Places of worship face vandalism amid hate crimes
Places of worship – across a variety of denominations, including Jewish synagogues to Buddhist temples and Catholic churches – suffer high amounts of vandalism, arson and other property damage.
The big picture: 2021 is set to be a banner year for hate crimes in the United States, and many of these attacks are linked to religious bigotry.
In numbers : The United States Conference of Catholic Bishops said last week that it has now recorded 100 acts of hate against Catholic sites in the United States since May 2020.
- Earlier this summer, Canada saw more than a dozen arson attacks on churches, following the discovery of mass graves near Catholic residential schools that had housed Indigenous children.
Politics and News around the world are the source of hate incidents.
- New York City saw almost as many anti-Semitic hate crimes in a three-week period in May as it did in the entire first quarter of the year, said Brian Levin, who heads the Center for the Study of Hate and California State University Extremism.
- This spike in violence coincided with heightened tensions between Israel and Palestine.
- Previously, historically African-American churches had suffered property damage in retaliation for the Black Lives Matter protests, and a Buddhist temple in Los Angeles had been burnt down over anti-Asian hatred.
It’s not only Property damage: Tuesday marks the third anniversary of one of Pennslyvania’s worst mass shootings, in which a white supremacist terrorist killed 11 worshipers at the Tree of Life synagogue in Pittsburgh.
- A mass shooting at a Sikh temple in Oak Creek, Wisconsin, in 2012 killed six people and injured four others.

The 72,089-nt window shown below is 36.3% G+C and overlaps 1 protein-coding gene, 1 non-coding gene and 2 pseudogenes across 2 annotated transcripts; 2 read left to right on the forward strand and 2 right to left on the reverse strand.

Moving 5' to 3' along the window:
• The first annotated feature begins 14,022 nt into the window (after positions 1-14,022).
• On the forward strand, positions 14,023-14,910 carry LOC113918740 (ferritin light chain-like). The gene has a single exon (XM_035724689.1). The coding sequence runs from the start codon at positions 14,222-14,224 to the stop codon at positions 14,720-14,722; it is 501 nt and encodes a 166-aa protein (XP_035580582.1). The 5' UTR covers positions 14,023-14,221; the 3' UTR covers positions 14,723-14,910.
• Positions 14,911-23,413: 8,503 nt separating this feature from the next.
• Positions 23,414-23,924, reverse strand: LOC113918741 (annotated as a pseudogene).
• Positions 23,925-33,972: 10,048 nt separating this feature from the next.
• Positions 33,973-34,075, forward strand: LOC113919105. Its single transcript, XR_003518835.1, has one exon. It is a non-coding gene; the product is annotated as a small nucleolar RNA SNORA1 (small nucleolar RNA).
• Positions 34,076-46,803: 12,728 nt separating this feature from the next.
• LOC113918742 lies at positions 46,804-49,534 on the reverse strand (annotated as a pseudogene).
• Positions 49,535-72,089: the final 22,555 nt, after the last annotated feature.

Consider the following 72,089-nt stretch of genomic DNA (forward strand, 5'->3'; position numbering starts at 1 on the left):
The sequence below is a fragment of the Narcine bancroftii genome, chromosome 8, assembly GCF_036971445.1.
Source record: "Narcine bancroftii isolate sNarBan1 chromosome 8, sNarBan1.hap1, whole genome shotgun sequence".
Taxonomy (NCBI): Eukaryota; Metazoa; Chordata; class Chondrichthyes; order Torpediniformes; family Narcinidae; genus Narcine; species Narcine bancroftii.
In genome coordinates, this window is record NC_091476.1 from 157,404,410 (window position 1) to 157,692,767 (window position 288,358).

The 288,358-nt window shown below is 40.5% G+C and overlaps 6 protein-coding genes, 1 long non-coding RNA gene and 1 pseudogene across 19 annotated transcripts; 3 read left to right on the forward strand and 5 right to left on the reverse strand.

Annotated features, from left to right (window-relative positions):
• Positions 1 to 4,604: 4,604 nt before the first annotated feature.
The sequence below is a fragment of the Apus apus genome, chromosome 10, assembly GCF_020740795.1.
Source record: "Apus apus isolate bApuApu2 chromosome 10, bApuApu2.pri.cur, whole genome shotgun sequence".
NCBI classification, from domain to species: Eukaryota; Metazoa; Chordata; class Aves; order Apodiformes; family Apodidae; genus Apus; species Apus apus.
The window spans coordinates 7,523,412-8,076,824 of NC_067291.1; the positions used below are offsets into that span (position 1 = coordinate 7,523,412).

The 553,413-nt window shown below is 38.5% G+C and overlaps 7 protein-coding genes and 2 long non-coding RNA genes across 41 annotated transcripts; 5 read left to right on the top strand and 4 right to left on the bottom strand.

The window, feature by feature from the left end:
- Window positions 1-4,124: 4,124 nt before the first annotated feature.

- The Sikh Coalition then created a security toolkit to help places of worship and local communities take advantage of help from local law enforcement.
- âWe have helped over 80 gurdwaras to have a better sense of security,â said Sim J. Singh Attariwala, senior policy and advocacy officer at the Sikh Coalition.
And after: Attariwala said the anti-Asian hate crimes law President Biden signed earlier this year is a start – but the coalition wants “local, state and federal officials to use their convening power to organize forums. communities and create task forces that prevent hate violence. “
- Attorney Merrick Garland said in congressional testimony Monday that the Justice Department has charged more than 17 people with federal hate crimes and obtained multiple convictions or guilty pleas.
- He said the DoJ’s civil rights division is also speeding up its review of federal hate crimes.
The bottom line: “The communal institutions that have traditionally united us – universities, branches of government, media, the medical establishment and now religious institutions – are held in low esteem compared to previous decades,” Levin said.
- “So when there are disputes or questions about authority, and especially when you have these new conspiracy theories appearing like QAnon, there is always a place for someone of faith to be the scapegoat.” We are extremely concerned. ”
Go further: ð§ Listen to an interview with Brian Levin on “Axios Today”.